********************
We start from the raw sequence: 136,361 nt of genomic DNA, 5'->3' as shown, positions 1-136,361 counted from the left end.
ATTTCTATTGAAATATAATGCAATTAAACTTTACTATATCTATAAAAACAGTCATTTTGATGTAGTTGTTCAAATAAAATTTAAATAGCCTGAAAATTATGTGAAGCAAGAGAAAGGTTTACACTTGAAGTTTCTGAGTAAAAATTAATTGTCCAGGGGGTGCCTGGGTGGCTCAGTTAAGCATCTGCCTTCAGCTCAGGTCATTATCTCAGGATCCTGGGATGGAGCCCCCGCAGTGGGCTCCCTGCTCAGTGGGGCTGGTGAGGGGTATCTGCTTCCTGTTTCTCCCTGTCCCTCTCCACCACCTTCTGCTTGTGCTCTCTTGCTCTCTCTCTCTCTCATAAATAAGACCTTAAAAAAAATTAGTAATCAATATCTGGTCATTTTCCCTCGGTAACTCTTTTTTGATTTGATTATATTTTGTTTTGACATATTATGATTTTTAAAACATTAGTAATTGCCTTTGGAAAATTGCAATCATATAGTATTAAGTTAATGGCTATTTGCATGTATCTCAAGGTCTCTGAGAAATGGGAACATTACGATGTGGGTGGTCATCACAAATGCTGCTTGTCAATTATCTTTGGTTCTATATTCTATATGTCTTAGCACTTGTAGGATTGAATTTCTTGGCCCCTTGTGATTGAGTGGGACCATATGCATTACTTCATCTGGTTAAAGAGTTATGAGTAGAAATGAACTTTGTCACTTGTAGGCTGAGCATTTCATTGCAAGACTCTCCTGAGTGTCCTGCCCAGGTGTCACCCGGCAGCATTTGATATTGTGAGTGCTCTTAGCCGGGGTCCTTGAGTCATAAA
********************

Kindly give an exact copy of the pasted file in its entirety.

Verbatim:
We start from the raw sequence: 136,361 nt of genomic DNA, 5'->3' as shown, positions 1-136,361 counted from the left end.
ATTTCTATTGAAATATAATGCAATTAAACTTTACTATATCTATAAAAACAGTCATTTTGATGTAGTTGTTCAAATAAAATTTAAATAGCCTGAAAATTATGTGAAGCAAGAGAAAGGTTTACACTTGAAGTTTCTGAGTAAAAATTAATTGTCCAGGGGGTGCCTGGGTGGCTCAGTTAAGCATCTGCCTTCAGCTCAGGTCATTATCTCAGGATCCTGGGATGGAGCCCCCGCAGTGGGCTCCCTGCTCAGTGGGGCTGGTGAGGGGTATCTGCTTCCTGTTTCTCCCTGTCCCTCTCCACCACCTTCTGCTTGTGCTCTCTTGCTCTCTCTCTCTCTCATAAATAAGACCTTAAAAAAAATTAGTAATCAATATCTGGTCATTTTCCCTCGGTAACTCTTTTTTGATTTGATTATATTTTGTTTTGACATATTATGATTTTTAAAACATTAGTAATTGCCTTTGGAAAATTGCAATCATATAGTATTAAGTTAATGGCTATTTGCATGTATCTCAAGGTCTCTGAGAAATGGGAACATTACGATGTGGGTGGTCATCACAAATGCTGCTTGTCAATTATCTTTGGTTCTATATTCTATATGTCTTAGCACTTGTAGGATTGAATTTCTTGGCCCCTTGTGATTGAGTGGGACCATATGCATTACTTCATCTGGTTAAAGAGTTATGAGTAGAAATGAACTTTGTCACTTGTAGGCTGAGCATTTCATTGCAAGACTCTCCTGAGTGTCCTGCCCAGGTGTCACCCGGCAGCATTTGATATTGTGAGTGCTCTTAGCCGGGGTCCTTGAGTCATAAA